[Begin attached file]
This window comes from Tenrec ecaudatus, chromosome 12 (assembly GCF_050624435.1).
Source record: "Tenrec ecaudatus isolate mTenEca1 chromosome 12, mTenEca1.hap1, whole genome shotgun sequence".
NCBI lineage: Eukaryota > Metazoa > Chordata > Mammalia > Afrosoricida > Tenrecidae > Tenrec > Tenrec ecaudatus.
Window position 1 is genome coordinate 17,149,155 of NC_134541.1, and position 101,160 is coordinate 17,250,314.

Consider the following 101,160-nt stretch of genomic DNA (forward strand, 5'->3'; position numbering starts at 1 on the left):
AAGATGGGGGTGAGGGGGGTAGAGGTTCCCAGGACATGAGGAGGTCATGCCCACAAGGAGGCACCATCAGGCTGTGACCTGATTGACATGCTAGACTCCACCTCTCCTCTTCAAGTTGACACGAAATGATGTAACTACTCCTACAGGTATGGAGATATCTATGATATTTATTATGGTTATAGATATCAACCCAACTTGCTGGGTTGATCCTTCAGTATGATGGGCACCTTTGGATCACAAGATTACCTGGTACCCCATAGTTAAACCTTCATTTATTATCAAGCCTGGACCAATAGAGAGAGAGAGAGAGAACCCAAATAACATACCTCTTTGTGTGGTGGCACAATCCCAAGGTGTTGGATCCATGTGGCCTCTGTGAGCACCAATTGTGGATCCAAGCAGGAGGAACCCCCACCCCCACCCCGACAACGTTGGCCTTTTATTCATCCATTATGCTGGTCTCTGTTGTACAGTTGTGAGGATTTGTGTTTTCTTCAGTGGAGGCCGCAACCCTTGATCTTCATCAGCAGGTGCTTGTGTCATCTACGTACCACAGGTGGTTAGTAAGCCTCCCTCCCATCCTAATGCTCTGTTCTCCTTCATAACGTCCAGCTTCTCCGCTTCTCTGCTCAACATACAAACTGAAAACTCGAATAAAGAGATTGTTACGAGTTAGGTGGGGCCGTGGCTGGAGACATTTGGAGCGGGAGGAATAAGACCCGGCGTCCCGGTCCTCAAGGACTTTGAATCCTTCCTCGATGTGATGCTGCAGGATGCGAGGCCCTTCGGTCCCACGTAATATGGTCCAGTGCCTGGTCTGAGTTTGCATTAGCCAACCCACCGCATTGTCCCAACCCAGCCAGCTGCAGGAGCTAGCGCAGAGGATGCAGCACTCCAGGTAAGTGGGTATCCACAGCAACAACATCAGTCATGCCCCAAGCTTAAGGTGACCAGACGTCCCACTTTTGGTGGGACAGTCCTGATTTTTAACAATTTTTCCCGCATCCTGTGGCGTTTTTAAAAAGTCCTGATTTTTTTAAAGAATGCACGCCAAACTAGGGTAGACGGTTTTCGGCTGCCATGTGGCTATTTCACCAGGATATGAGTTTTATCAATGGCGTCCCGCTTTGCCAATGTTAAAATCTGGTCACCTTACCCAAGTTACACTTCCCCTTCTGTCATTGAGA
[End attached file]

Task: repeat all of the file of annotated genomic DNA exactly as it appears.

This window comes from Tenrec ecaudatus, chromosome 12 (assembly GCF_050624435.1).
Source record: "Tenrec ecaudatus isolate mTenEca1 chromosome 12, mTenEca1.hap1, whole genome shotgun sequence".
NCBI lineage: Eukaryota > Metazoa > Chordata > Mammalia > Afrosoricida > Tenrecidae > Tenrec > Tenrec ecaudatus.
Window position 1 is genome coordinate 17,149,155 of NC_134541.1, and position 101,160 is coordinate 17,250,314.

Consider the following 101,160-nt stretch of genomic DNA (forward strand, 5'->3'; position numbering starts at 1 on the left):
AAGATGGGGGTGAGGGGGGTAGAGGTTCCCAGGACATGAGGAGGTCATGCCCACAAGGAGGCACCATCAGGCTGTGACCTGATTGACATGCTAGACTCCACCTCTCCTCTTCAAGTTGACACGAAATGATGTAACTACTCCTACAGGTATGGAGATATCTATGATATTTATTATGGTTATAGATATCAACCCAACTTGCTGGGTTGATCCTTCAGTATGATGGGCACCTTTGGATCACAAGATTACCTGGTACCCCATAGTTAAACCTTCATTTATTATCAAGCCTGGACCAATAGAGAGAGAGAGAGAGAACCCAAATAACATACCTCTTTGTGTGGTGGCACAATCCCAAGGTGTTGGATCCATGTGGCCTCTGTGAGCACCAATTGTGGATCCAAGCAGGAGGAACCCCCACCCCCACCCCGACAACGTTGGCCTTTTATTCATCCATTATGCTGGTCTCTGTTGTACAGTTGTGAGGATTTGTGTTTTCTTCAGTGGAGGCCGCAACCCTTGATCTTCATCAGCAGGTGCTTGTGTCATCTACGTACCACAGGTGGTTAGTAAGCCTCCCTCCCATCCTAATGCTCTGTTCTCCTTCATAACGTCCAGCTTCTCCGCTTCTCTGCTCAACATACAAACTGAAAACTCGAATAAAGAGATTGTTACGAGTTAGGTGGGGCCGTGGCTGGAGACATTTGGAGCGGGAGGAATAAGACCCGGCGTCCCGGTCCTCAAGGACTTTGAATCCTTCCTCGATGTGATGCTGCAGGATGCGAGGCCCTTCGGTCCCACGTAATATGGTCCAGTGCCTGGTCTGAGTTTGCATTAGCCAACCCACCGCATTGTCCCAACCCAGCCAGCTGCAGGAGCTAGCGCAGAGGATGCAGCACTCCAGGTAAGTGGGTATCCACAGCAACAACATCAGTCATGCCCCAAGCTTAAGGTGACCAGACGTCCCACTTTTGGTGGGACAGTCCTGATTTTTAACAATTTTTCCCGCATCCTGTGGCGTTTTTAAAAAGTCCTGATTTTTTTAAAGAATGCACGCCAAACTAGGGTAGACGGTTTTCGGCTGCCATGTGGCTATTTCACCAGGATATGAGTTTTATCAATGGCGTCCCGCTTTGCCAATGTTAAAATCTGGTCACCTTACCCAAGTTACACTTCCCCTTCTGTCATTGAGA